Tanushree Dutta's Story Is Yet Another Sign That Being A Woman Is Hard In This World

Tanushree Dutta's Story Is Yet Another Sign That Being A Woman Is Hard In This World

I was three when I was first assaulted. My best friend was fifteen when she was raped. My roommate was 22 when her boss grabbed her butt in office. My sister was nine when she was eve-teased on the streets. My mother was 20 when she was molested by her own cousin. My aunt was 40 when she was raped by her husband. We all stand together holding hands, heads bowed down, and tears brimming our eyes as victims of a system that has failed each one of us. We weep because #MeToo aren't just words on a screen, they are very real and they're our stories. 

Today, we stand with Tanushree Dutta who is trying to tell her story.




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Some days ago, Tanushree Dutta alleged that her then co-actor Nana Patekar harassed her while shooting for the film Horn OK Pleassss. The incident happened in 2008 - she said that he touched her inappropriately during the shoot of a dance number. After she left the set with her parents, her car was attacked by goons and was further troubled. 

She went on to do interviews and tried to tell her story; she even tried lodging complaints with the police, however that too led to more harassment for her and her family. She added that it was a known secret in the industry, people supported her from behind the scenes but everyone refused to come out in public and lend her support.

Ten years later, Tanushree is still fighting for justice. After the #MeToo and #TimesUp movements, things have become more open, women are coming out by the millions and sharing their stories, but unfortunately Bollywood has stayed mum. Until now. 

Journalist Janice Sequera, anchor of the show Social Media Star, came out in support of the actor and backed her allegations. An eye-witness to Tanushree's horror, she recounted that she was still young in the circuit but was there and shared a thread on Twitter about it.

Another eye witness, Shyni Shetty came forward on Twitter and collaborated with the story as she was the assisant director on the film.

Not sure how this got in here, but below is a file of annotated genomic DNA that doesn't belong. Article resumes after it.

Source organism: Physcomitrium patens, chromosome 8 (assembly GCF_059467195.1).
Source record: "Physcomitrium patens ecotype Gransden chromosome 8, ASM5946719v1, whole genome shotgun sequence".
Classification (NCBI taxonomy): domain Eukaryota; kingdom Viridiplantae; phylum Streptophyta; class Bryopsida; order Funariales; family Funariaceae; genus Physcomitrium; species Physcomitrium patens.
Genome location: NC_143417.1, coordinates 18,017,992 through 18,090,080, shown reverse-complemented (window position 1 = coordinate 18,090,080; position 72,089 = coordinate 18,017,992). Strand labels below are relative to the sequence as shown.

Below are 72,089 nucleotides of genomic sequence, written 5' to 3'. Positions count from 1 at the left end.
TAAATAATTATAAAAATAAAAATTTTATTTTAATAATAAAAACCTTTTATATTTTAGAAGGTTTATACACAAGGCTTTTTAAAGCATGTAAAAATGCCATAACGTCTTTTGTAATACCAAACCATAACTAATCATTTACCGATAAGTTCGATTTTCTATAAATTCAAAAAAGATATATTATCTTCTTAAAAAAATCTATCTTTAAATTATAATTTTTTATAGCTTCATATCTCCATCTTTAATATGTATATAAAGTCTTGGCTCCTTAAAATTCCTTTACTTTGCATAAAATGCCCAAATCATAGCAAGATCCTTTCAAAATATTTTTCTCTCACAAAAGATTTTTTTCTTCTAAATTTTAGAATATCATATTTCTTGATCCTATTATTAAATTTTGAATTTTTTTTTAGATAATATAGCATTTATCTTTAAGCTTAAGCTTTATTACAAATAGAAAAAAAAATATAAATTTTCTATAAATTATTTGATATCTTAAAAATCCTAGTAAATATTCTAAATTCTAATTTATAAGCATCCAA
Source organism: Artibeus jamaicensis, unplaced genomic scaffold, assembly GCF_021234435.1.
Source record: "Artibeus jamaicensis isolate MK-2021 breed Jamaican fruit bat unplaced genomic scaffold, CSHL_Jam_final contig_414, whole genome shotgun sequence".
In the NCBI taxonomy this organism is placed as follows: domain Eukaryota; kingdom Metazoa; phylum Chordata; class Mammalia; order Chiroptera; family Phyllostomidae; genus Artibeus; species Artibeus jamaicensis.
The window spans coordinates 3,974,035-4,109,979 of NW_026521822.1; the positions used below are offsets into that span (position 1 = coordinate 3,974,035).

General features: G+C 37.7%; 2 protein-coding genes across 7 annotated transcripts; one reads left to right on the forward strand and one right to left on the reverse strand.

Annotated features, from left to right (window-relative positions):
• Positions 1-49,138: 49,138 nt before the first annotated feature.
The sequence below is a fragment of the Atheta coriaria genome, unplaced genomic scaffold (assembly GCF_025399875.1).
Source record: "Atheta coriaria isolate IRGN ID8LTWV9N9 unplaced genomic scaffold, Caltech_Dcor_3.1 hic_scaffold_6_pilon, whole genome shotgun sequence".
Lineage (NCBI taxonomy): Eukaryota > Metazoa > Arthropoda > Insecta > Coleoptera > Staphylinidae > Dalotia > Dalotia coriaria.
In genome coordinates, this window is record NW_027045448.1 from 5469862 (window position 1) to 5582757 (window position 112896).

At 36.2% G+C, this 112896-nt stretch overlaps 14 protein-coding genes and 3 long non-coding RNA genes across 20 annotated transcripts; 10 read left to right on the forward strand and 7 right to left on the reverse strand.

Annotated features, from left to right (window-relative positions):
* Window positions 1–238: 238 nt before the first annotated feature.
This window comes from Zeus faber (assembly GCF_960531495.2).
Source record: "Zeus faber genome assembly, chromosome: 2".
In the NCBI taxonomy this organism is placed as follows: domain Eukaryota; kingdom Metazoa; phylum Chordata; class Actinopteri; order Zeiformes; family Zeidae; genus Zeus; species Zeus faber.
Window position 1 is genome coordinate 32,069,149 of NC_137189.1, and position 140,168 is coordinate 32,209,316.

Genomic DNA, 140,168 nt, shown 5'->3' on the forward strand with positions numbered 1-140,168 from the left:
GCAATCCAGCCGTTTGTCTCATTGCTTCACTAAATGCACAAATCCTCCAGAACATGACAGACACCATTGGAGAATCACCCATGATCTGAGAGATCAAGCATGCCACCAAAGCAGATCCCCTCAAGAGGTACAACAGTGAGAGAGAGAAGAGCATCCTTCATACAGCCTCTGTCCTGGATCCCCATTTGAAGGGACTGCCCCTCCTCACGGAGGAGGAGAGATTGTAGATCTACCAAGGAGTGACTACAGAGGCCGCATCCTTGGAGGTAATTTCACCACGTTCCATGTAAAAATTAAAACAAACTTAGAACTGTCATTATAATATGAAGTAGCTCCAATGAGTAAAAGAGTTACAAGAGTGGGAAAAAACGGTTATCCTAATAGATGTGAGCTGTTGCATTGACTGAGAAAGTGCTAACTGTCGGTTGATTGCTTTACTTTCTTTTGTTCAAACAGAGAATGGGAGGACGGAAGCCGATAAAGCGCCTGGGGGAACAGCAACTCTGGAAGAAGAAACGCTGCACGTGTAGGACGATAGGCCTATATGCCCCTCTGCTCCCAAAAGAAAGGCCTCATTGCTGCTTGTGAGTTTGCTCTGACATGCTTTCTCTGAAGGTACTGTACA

Post Dutta's allegations, Bollywood stars took to Twitter to stand strong with her. From Twinkle Khanna and Sonam Kapoor to Priyanka Chopra and Anurag Kashyap, all said words of encouragement.

This isn't limited to Bollywood or India. In the US too, Christine Blasey Ford narrated a gut-wrentching story of assault by Brett Kavanaugh - a US Supreme Court nominee. She recounted the details she could remember and stood tall in front of the Senate where she was questioned about everything. For many, it was traumatic to see a victim recounting what was probably one of the hardest days of her life. 


These two news stories that are doing the rounds need to be heard. These incidents prove again that it's difficult to be a woman in this world. 

We walk out on the streets, and people stare. We ride on the buses and people grab us. We work in an office and we are targeted for being bossy or bitchy. They look at us, they masturbate at us, they grab us and we say 'no', our words go unheard. And then, it's our fault - for wearing something, for drinking something, for going out, for breathing.

Sometimes, being a woman makes me want to scream.

But looking at the changing winds, hearing both these women, I've realised that we have to fight it. More power to these two ladies for standing up to their perpetrators and taking us one step closer to the goal of equality.

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